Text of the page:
With U.S. mortgages worth more than their associated property values, homeowners have struggled to make payments, with some willingly defaulting. Now, some local governments are turning to a new tool to fix the problem, known as underwater mortgages: seizing the loans through eminent domain and enacting principal reductions, a move that is attracting both praise and controversy.
Some of local governments are turning to a new tool to fix the problem, known as underwater mortgages: seizing the loans through eminent domain and enacting principal reductions, a move that is attracting praise and controversy.
San Francisco-based Mortgage Resolution Partners LLC has led the effort, partnering with San Bernardino County in California, the nearly bankrupt jurisdiction where one in two mortgages is underwater. MRP argues that it is a proper use of eminent domain, a right limited by the Fifth Amendement of the Constitution for "public use."
Federal efforts to support housing have been inadequate and many mortgages are controlled by investors through securities, which makes refinancing very difficult, wrote Robert Hockett, a professor at Cornell Law School who advises MRP. He advocates for local governments to step in.
"By acting in the name of its residents, their safety and well-being, and its own economic necessity –- as well as in a manner that collaterally benefits all dispersed creditors who would rather be paid than foreclose –- the American municipality is ideally positioned to solve that still-worsening, value-destructive coordination problem we face in our mortgage markets," wrote Hockett.
Robert Shiller, a professor at Yale University and co-founder of the Case-Shiller/S&P Housing Index responded favorably in the New York Times, citing the use of eminent domain as a potential way to break the collective inaction that has paralyzed underwater mortgages. "We must hope the effort succeeds," wrote Shiller.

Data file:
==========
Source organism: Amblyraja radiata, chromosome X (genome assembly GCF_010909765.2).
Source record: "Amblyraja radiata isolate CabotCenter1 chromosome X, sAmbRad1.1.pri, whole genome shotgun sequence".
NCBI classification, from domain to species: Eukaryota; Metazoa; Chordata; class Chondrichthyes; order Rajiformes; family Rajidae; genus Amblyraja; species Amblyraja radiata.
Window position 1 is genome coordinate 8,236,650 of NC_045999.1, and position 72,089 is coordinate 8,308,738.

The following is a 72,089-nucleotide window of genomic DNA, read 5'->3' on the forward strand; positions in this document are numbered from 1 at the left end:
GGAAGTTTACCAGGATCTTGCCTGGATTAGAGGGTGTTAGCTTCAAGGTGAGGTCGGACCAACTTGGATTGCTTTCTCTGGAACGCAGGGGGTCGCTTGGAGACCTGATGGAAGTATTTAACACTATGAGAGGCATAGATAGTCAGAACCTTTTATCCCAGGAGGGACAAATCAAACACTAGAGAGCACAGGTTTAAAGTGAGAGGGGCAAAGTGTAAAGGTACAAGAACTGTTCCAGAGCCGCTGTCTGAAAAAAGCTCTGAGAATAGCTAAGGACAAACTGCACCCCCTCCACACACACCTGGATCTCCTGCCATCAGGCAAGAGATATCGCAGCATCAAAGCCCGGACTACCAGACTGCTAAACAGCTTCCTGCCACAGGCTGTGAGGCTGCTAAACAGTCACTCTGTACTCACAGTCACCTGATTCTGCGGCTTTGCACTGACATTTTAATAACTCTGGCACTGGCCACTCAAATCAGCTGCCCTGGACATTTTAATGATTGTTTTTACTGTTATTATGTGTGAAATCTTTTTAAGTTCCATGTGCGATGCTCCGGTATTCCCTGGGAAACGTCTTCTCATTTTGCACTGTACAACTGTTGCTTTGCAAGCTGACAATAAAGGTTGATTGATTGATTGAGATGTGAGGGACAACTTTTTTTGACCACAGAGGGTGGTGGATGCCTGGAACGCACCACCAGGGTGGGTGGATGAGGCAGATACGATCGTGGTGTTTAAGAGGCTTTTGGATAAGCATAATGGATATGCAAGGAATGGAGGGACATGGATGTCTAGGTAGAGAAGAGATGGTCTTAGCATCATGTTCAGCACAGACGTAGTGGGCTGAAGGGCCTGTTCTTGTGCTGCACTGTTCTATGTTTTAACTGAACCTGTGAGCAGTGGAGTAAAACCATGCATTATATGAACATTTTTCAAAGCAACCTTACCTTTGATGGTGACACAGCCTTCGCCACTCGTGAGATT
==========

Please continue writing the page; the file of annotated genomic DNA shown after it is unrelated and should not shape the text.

But the plan also has many opponents. The large law firm Jones Day questioned the practice on constitutional grounds in a June commentary titled, "They Can't Do That, Can They?" Jones Day questioned the validity of the "public use" claim, because the properties will still be used by individuals, suggesting instead a private benefit for individuals. Using eminent domain may also violate the Constitution's Contract Clause, which prohibits the government from violating contract rights.
David Stevens, president and CEO of the Mortgage Bankers Association, wrote in an opinion piece in the San Bernandino Sun that the use of eminent domain was "arbitrary and capricious" and could discourage future investors from purchasing mortgage securities, since they would fear further intervention. Other opponents include the Securities Industry and Financial Markets Association, which represents financial institutions and the the American Securitization Forum, an industry group.
Growing opposition could thwart MRP from partnering with additional local governments, which would limit the impact of the eminent domain program on the national housing market.
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